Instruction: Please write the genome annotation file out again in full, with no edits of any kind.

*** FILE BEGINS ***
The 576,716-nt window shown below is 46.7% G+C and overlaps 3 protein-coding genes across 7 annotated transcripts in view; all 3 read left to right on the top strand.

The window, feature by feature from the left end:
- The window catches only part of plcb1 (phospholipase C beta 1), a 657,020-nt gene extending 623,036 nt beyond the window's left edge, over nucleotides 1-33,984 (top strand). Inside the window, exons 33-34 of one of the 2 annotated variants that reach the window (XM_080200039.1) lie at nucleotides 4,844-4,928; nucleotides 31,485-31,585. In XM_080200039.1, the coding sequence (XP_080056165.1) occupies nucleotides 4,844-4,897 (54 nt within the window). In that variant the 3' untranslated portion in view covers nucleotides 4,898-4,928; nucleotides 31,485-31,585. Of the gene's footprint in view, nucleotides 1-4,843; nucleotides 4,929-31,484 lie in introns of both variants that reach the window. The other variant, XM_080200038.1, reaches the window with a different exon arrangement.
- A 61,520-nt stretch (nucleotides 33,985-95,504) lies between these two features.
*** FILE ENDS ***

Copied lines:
The 576,716-nt window shown below is 46.7% G+C and overlaps 3 protein-coding genes across 7 annotated transcripts in view; all 3 read left to right on the top strand.

The window, feature by feature from the left end:
- The window catches only part of plcb1 (phospholipase C beta 1), a 657,020-nt gene extending 623,036 nt beyond the window's left edge, over nucleotides 1-33,984 (top strand). Inside the window, exons 33-34 of one of the 2 annotated variants that reach the window (XM_080200039.1) lie at nucleotides 4,844-4,928; nucleotides 31,485-31,585. In XM_080200039.1, the coding sequence (XP_080056165.1) occupies nucleotides 4,844-4,897 (54 nt within the window). In that variant the 3' untranslated portion in view covers nucleotides 4,898-4,928; nucleotides 31,485-31,585. Of the gene's footprint in view, nucleotides 1-4,843; nucleotides 4,929-31,484 lie in introns of both variants that reach the window. The other variant, XM_080200038.1, reaches the window with a different exon arrangement.
- A 61,520-nt stretch (nucleotides 33,985-95,504) lies between these two features.